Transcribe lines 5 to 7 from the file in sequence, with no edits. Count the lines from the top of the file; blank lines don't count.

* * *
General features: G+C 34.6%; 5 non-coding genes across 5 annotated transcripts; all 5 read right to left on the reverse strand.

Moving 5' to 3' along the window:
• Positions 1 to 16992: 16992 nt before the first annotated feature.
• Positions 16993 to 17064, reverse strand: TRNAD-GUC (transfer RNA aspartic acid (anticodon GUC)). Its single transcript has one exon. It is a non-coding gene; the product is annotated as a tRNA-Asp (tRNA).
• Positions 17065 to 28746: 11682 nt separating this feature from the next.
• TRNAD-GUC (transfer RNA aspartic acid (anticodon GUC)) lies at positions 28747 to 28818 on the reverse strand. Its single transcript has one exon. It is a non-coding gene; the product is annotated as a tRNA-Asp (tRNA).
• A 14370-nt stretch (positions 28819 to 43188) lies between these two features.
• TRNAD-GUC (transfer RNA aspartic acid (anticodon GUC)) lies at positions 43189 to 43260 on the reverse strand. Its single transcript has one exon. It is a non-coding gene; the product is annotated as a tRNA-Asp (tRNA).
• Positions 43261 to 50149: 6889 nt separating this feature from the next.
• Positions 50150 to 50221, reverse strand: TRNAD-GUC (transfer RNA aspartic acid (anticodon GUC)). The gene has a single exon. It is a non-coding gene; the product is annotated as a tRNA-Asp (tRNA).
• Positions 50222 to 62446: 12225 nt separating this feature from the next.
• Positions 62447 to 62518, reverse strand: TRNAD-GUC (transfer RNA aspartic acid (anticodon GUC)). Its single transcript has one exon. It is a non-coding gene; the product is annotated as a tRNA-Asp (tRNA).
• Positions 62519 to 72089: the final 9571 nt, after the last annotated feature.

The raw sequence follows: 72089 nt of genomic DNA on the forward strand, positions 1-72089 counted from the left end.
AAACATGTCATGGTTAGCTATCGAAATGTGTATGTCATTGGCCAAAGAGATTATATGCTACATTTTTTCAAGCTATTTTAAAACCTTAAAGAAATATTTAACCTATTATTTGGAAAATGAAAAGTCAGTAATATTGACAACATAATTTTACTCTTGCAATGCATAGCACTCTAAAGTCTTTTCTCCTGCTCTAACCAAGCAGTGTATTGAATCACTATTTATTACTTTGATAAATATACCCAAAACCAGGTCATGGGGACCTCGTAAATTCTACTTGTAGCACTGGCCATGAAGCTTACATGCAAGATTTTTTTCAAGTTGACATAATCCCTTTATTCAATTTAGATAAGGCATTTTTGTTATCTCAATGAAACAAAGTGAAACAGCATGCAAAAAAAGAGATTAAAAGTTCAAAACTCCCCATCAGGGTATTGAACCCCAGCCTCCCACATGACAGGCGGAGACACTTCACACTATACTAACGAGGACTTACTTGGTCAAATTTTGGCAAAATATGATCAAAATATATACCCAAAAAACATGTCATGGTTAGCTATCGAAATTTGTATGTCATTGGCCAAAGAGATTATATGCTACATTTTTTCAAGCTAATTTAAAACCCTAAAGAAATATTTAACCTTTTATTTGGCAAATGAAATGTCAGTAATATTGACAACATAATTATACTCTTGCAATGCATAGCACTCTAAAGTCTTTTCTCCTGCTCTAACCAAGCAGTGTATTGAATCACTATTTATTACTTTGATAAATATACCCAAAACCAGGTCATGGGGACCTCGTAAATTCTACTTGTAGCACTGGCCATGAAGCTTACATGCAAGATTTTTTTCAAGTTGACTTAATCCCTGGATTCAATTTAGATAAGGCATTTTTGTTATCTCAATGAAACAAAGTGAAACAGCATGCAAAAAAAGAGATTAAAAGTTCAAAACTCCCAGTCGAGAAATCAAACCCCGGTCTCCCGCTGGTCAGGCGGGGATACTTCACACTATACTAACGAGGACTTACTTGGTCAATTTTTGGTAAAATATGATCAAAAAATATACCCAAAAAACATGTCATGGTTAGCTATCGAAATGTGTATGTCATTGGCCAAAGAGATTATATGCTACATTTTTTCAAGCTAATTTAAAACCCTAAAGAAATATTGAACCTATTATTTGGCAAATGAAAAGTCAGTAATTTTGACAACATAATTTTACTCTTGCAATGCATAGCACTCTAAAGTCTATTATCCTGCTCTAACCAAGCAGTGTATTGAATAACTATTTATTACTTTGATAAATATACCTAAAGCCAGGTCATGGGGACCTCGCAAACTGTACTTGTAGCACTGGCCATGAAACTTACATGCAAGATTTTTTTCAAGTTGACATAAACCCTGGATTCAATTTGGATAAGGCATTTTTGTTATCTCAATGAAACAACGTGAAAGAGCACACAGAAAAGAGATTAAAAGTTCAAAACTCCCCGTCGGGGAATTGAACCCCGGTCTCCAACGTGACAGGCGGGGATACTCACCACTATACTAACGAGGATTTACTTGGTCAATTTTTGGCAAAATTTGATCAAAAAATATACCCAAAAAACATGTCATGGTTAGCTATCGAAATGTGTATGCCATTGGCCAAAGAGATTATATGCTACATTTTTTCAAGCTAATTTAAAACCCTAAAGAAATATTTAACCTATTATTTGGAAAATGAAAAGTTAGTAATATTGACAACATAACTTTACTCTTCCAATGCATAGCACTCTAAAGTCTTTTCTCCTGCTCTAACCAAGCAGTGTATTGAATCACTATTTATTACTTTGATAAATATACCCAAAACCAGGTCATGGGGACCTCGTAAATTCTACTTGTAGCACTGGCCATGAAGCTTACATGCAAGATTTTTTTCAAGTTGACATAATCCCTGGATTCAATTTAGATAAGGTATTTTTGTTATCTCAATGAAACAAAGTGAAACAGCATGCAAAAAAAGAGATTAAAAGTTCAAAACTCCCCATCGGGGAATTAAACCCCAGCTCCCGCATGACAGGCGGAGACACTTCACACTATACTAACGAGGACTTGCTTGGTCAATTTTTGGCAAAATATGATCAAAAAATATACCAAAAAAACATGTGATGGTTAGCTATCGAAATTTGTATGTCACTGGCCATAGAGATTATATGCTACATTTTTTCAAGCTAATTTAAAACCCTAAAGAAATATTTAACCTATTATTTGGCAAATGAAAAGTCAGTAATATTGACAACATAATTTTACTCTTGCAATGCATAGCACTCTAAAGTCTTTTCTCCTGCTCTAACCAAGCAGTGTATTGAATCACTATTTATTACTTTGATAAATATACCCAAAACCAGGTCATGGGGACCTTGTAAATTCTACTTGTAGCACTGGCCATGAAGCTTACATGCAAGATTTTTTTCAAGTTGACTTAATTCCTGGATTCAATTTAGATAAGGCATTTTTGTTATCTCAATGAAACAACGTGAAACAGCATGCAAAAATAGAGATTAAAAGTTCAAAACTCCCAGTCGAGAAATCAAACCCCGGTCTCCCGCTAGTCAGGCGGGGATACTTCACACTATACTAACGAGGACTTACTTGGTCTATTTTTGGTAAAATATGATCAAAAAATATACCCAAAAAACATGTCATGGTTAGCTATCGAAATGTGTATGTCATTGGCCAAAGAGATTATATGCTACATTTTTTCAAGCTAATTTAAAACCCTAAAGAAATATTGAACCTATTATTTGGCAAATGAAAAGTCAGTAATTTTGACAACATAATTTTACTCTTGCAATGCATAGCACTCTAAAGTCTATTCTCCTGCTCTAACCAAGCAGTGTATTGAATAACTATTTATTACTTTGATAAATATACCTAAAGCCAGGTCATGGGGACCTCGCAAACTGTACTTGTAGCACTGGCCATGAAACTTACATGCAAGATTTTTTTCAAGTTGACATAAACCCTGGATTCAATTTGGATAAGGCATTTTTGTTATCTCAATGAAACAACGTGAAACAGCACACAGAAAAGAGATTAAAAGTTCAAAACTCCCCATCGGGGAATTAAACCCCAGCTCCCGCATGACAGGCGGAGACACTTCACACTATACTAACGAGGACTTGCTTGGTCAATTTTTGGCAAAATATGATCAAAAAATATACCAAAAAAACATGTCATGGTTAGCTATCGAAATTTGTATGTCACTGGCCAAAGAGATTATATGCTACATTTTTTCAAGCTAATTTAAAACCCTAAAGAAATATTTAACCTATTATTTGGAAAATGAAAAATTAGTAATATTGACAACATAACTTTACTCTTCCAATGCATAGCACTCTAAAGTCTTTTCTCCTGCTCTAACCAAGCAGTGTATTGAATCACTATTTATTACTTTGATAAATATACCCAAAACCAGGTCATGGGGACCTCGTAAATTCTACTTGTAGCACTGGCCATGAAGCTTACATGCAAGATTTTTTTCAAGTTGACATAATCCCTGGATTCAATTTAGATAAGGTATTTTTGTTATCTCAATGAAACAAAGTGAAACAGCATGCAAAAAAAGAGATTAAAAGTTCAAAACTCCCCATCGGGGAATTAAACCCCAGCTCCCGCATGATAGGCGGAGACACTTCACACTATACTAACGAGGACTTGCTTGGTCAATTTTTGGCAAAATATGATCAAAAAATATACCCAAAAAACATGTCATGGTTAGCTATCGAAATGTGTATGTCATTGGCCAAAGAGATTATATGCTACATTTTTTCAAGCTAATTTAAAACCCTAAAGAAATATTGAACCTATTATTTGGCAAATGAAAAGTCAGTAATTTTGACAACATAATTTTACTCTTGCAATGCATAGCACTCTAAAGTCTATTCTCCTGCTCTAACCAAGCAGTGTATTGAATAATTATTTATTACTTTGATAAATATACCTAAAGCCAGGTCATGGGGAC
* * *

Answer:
• Positions 17065 to 28746: 11682 nt separating this feature from the next.
• TRNAD-GUC (transfer RNA aspartic acid (anticodon GUC)) lies at positions 28747 to 28818 on the reverse strand. Its single transcript has one exon. It is a non-coding gene; the product is annotated as a tRNA-Asp (tRNA).
• A 14370-nt stretch (positions 28819 to 43188) lies between these two features.